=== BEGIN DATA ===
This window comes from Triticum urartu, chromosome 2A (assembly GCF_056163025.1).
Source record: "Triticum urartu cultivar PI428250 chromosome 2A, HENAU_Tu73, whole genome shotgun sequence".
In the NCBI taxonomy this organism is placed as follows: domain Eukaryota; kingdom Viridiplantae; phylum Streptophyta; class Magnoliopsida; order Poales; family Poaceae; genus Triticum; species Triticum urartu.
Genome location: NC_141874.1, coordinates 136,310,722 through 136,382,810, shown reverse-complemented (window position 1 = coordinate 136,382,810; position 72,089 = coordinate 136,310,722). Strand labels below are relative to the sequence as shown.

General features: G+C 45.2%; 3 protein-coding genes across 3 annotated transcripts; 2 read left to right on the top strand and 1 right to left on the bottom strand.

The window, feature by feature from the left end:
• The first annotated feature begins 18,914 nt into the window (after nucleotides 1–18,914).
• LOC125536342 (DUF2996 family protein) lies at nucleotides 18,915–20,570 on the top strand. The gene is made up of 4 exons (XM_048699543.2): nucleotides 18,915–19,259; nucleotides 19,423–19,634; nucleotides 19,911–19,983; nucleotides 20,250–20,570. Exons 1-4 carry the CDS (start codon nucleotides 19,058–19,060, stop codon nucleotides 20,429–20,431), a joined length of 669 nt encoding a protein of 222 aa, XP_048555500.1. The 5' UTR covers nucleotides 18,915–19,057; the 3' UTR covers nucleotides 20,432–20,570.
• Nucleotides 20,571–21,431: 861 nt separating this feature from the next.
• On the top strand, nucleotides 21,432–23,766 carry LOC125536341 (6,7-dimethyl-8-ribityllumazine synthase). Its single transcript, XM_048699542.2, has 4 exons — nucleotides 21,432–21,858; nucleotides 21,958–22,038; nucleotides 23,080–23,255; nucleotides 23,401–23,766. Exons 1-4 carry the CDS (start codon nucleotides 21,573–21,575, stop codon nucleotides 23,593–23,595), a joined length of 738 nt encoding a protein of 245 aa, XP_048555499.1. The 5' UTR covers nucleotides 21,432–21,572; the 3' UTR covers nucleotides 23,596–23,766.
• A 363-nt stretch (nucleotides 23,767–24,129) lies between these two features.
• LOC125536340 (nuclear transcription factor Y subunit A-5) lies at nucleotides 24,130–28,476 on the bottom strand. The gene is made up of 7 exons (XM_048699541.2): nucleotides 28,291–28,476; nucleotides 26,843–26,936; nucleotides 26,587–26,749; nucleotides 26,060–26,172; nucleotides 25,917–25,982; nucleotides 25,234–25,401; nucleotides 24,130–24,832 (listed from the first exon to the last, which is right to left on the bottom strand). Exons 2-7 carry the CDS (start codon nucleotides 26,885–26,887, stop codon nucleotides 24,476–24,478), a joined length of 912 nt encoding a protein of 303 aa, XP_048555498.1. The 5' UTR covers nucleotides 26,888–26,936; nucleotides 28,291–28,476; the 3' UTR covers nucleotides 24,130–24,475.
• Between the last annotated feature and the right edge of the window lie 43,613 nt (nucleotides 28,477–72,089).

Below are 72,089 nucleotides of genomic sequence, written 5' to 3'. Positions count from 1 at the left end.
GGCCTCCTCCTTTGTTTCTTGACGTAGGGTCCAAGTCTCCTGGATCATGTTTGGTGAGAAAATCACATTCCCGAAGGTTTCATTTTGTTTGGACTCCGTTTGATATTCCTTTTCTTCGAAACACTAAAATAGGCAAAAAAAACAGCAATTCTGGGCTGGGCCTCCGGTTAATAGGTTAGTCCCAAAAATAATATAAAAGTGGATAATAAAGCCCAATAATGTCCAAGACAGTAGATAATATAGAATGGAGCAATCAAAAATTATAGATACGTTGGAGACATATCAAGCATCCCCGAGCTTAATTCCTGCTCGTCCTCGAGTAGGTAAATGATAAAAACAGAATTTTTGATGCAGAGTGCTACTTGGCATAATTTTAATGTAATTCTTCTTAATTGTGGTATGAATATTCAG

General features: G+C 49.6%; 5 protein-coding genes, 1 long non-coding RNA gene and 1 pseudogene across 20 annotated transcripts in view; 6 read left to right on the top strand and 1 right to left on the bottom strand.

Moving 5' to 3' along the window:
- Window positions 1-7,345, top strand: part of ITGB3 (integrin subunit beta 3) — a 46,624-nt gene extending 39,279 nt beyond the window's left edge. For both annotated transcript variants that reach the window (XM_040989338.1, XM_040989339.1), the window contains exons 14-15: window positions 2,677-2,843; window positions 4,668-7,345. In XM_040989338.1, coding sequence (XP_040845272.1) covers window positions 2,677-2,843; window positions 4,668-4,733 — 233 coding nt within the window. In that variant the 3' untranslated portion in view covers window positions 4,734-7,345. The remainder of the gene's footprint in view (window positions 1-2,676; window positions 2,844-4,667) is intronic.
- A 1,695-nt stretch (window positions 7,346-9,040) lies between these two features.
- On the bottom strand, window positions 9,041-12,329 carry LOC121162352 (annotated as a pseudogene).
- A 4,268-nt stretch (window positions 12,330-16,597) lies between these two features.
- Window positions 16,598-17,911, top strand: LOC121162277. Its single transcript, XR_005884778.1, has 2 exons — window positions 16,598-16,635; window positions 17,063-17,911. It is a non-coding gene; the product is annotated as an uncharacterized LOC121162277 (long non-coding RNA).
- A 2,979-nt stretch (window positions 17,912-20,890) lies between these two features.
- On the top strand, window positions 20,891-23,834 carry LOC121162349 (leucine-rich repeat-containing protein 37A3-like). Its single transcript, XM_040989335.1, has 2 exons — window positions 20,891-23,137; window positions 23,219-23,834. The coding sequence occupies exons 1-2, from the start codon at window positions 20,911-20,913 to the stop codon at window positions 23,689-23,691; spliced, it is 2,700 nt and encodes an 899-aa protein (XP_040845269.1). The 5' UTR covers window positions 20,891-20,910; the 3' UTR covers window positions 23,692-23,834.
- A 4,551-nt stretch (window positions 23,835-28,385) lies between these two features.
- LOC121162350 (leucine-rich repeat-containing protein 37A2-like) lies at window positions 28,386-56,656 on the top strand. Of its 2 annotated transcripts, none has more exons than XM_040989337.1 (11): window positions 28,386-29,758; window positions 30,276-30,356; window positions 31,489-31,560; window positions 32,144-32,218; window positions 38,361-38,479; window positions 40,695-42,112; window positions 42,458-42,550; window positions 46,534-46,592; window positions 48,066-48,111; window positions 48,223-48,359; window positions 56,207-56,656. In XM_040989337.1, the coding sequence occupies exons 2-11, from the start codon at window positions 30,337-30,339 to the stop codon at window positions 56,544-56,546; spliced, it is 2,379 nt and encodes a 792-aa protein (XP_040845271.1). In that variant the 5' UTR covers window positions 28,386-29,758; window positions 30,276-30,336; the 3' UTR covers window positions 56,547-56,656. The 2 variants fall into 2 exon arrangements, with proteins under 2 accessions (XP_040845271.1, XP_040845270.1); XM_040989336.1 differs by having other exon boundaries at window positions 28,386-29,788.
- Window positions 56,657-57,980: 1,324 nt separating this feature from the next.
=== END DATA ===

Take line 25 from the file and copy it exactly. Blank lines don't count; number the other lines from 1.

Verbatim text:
- A 4,551-nt stretch (window positions 23,835-28,385) lies between these two features.